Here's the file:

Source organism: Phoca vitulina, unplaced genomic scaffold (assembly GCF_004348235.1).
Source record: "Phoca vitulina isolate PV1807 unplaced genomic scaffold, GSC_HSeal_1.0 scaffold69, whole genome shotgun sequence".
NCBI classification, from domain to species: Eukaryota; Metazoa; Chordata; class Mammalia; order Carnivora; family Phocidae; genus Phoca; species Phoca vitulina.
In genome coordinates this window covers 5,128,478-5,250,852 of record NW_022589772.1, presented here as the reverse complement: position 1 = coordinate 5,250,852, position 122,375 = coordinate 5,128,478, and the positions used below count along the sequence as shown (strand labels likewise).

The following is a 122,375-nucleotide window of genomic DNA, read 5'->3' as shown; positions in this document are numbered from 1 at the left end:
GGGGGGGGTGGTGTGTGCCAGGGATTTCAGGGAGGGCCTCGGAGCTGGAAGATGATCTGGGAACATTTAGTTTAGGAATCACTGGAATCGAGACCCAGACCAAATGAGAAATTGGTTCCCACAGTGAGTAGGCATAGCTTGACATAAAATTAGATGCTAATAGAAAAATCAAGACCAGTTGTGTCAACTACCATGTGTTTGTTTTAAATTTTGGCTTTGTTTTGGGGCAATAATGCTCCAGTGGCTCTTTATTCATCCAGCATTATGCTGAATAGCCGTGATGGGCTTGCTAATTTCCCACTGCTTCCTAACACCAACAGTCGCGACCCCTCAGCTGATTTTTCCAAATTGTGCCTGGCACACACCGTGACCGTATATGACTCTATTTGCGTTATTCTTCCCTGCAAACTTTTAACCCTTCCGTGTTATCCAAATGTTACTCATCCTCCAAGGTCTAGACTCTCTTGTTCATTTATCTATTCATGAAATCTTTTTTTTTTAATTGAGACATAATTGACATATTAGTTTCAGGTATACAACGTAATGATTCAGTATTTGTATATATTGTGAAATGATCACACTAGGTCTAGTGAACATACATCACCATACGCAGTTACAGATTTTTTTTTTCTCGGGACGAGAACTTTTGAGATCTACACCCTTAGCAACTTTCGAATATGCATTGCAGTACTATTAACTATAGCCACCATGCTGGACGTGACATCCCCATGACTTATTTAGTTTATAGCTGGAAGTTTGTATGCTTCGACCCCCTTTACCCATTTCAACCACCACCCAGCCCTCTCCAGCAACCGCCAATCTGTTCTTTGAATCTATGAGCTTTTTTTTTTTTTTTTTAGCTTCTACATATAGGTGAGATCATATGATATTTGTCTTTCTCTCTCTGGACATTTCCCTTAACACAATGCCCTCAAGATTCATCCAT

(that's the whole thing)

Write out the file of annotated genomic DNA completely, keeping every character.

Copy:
Source organism: Phoca vitulina, unplaced genomic scaffold (assembly GCF_004348235.1).
Source record: "Phoca vitulina isolate PV1807 unplaced genomic scaffold, GSC_HSeal_1.0 scaffold69, whole genome shotgun sequence".
NCBI classification, from domain to species: Eukaryota; Metazoa; Chordata; class Mammalia; order Carnivora; family Phocidae; genus Phoca; species Phoca vitulina.
In genome coordinates this window covers 5,128,478-5,250,852 of record NW_022589772.1, presented here as the reverse complement: position 1 = coordinate 5,250,852, position 122,375 = coordinate 5,128,478, and the positions used below count along the sequence as shown (strand labels likewise).

The following is a 122,375-nucleotide window of genomic DNA, read 5'->3' as shown; positions in this document are numbered from 1 at the left end:
GGGGGGGGTGGTGTGTGCCAGGGATTTCAGGGAGGGCCTCGGAGCTGGAAGATGATCTGGGAACATTTAGTTTAGGAATCACTGGAATCGAGACCCAGACCAAATGAGAAATTGGTTCCCACAGTGAGTAGGCATAGCTTGACATAAAATTAGATGCTAATAGAAAAATCAAGACCAGTTGTGTCAACTACCATGTGTTTGTTTTAAATTTTGGCTTTGTTTTGGGGCAATAATGCTCCAGTGGCTCTTTATTCATCCAGCATTATGCTGAATAGCCGTGATGGGCTTGCTAATTTCCCACTGCTTCCTAACACCAACAGTCGCGACCCCTCAGCTGATTTTTCCAAATTGTGCCTGGCACACACCGTGACCGTATATGACTCTATTTGCGTTATTCTTCCCTGCAAACTTTTAACCCTTCCGTGTTATCCAAATGTTACTCATCCTCCAAGGTCTAGACTCTCTTGTTCATTTATCTATTCATGAAATCTTTTTTTTTTAATTGAGACATAATTGACATATTAGTTTCAGGTATACAACGTAATGATTCAGTATTTGTATATATTGTGAAATGATCACACTAGGTCTAGTGAACATACATCACCATACGCAGTTACAGATTTTTTTTTTCTCGGGACGAGAACTTTTGAGATCTACACCCTTAGCAACTTTCGAATATGCATTGCAGTACTATTAACTATAGCCACCATGCTGGACGTGACATCCCCATGACTTATTTAGTTTATAGCTGGAAGTTTGTATGCTTCGACCCCCTTTACCCATTTCAACCACCACCCAGCCCTCTCCAGCAACCGCCAATCTGTTCTTTGAATCTATGAGCTTTTTTTTTTTTTTTTTAGCTTCTACATATAGGTGAGATCATATGATATTTGTCTTTCTCTCTCTGGACATTTCCCTTAACACAATGCCCTCAAGATTCATCCAT